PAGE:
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I have set inside .bashrc some aliases that I need to be seen inside a shell script I can't modify.

So, as long as I can't expand the aliases inside that script, what alternative do I have?

(For example, I need to define python2.6 to be the same as python)

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Why not put those commands in scripts, and modify PATH to ensure they appear first? –  phs Jun 21 '12 at 8:24
    
@phs: I guess I was just hoping there is an easier way to do it... Thanks –  iuliux Jun 21 '12 at 8:30
    
Does your alias-based solution work? If not, why? –  static_rtti Jun 21 '12 at 8:42
    
Oh, I see you've already posted it. –  Dennis Williamson Jun 21 '12 at 11:02

4 Answers 4

up vote 1 down vote accepted

If you can wrap the script, you can define aliases in the wrapper and source (. /path/to/script) the script. Both functions and aliases should work that way.

If you can't, you have to put the commands in PATH. Either as symlinks or as scripts.

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The symlink idea is the best fit here, thanks. –  iuliux Jun 22 '12 at 7:00

Define and export functions instead of using aliases.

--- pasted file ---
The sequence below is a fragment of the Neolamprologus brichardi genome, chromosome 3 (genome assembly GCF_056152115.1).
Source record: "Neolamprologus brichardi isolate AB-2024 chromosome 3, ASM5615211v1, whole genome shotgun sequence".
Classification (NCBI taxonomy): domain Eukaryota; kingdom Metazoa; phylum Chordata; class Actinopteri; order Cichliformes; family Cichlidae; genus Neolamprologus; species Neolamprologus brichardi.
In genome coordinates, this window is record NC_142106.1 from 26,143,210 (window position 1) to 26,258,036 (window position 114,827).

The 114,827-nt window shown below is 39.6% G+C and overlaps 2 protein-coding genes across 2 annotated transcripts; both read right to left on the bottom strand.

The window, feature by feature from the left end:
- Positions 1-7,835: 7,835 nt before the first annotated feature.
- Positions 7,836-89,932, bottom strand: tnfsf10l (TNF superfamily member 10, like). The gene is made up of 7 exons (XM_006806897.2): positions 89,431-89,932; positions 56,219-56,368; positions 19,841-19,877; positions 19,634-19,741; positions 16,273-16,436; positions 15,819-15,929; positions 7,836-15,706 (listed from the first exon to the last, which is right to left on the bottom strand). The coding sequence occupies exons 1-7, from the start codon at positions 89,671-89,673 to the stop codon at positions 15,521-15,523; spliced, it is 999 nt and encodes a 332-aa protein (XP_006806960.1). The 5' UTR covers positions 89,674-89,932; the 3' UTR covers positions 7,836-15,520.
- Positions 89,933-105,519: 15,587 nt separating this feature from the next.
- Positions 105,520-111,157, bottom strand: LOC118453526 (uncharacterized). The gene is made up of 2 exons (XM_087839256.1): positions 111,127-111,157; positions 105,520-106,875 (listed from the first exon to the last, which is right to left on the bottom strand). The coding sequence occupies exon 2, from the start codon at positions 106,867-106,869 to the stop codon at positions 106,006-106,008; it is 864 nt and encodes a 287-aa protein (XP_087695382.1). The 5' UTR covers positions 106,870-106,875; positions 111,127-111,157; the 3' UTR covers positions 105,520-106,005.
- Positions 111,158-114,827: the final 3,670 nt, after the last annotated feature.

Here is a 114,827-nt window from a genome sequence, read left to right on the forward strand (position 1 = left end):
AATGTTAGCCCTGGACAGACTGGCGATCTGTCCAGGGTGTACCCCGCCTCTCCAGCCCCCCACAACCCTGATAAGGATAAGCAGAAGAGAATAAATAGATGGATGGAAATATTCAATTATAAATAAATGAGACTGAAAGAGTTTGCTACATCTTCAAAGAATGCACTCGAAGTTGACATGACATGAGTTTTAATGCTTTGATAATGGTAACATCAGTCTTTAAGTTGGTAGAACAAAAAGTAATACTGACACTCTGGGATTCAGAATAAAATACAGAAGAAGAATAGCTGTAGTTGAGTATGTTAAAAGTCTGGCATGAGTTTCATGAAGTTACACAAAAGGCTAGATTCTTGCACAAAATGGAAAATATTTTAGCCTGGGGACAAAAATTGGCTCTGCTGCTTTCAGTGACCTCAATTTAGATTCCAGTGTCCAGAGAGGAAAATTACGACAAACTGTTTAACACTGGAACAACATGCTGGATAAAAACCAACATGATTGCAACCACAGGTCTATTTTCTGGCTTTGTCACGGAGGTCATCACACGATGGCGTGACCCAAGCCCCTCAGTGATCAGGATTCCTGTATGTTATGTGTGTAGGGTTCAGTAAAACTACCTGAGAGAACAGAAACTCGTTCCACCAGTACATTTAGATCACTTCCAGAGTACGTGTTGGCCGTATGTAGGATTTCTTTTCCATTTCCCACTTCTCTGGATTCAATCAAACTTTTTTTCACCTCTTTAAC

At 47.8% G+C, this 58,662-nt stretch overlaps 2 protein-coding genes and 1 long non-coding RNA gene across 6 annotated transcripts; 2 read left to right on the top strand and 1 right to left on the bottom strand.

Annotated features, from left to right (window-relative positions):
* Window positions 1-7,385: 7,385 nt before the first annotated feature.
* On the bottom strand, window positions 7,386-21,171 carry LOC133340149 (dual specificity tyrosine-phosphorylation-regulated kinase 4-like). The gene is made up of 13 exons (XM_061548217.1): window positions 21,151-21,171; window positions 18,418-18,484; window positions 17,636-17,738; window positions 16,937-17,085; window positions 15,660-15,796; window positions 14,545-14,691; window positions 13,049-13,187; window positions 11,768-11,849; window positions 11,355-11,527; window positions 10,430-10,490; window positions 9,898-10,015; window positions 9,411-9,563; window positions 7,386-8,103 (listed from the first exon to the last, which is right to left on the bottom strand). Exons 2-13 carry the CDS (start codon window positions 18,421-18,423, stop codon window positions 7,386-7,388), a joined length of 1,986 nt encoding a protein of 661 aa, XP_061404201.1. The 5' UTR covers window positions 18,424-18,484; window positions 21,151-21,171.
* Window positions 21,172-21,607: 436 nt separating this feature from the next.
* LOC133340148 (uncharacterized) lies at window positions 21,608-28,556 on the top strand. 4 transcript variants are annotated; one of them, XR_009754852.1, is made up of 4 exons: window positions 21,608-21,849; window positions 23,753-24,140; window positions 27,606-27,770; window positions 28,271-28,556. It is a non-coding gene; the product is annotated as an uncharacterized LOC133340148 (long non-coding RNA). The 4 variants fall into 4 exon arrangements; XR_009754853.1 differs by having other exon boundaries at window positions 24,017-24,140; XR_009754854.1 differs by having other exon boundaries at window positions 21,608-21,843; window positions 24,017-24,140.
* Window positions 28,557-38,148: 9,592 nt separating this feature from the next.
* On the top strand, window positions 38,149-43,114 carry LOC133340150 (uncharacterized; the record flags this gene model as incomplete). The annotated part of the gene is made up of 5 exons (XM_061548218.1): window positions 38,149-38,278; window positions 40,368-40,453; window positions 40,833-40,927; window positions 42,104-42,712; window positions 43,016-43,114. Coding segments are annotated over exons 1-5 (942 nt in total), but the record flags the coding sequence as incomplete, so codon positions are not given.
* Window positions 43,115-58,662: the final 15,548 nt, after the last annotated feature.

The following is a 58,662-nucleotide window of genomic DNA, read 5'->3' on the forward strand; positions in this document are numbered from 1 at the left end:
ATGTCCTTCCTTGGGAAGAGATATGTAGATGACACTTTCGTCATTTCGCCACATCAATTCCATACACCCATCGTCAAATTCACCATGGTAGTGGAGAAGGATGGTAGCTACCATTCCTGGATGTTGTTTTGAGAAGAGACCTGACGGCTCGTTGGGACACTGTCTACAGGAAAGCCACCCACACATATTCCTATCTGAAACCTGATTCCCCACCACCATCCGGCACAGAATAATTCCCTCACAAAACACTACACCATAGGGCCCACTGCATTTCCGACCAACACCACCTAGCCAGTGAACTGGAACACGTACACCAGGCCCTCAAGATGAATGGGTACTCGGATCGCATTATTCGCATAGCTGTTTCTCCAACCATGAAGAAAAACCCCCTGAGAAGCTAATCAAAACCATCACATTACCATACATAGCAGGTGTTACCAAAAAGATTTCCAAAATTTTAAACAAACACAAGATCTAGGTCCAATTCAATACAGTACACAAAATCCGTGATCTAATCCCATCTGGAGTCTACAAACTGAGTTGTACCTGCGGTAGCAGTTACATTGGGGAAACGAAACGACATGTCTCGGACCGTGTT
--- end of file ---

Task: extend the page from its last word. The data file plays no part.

Let's say your script uses mv without -i or -v and you want to add them, but can't modify the script.

function mv () { command mv -iv "$@"; }
export -f mv

Now your script will use those options. You can define the function from the command line or in a wrapper script.

The Bash manual says: "For almost every purpose, shell functions are preferred over aliases."

Well written scripts use absolute paths to executables (e.g. /bin/mv). Doing so will prevent this technique from working and is good security practice.

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Bash functions are more versatile than aliases, and can serve the same purpose.

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There is a shell option to expand aliases: shopt -s expand_aliases, however it is switched off for a reason - aliaises in shell scripts are a support nightmare. The alternative is to use the full command, and recommended.

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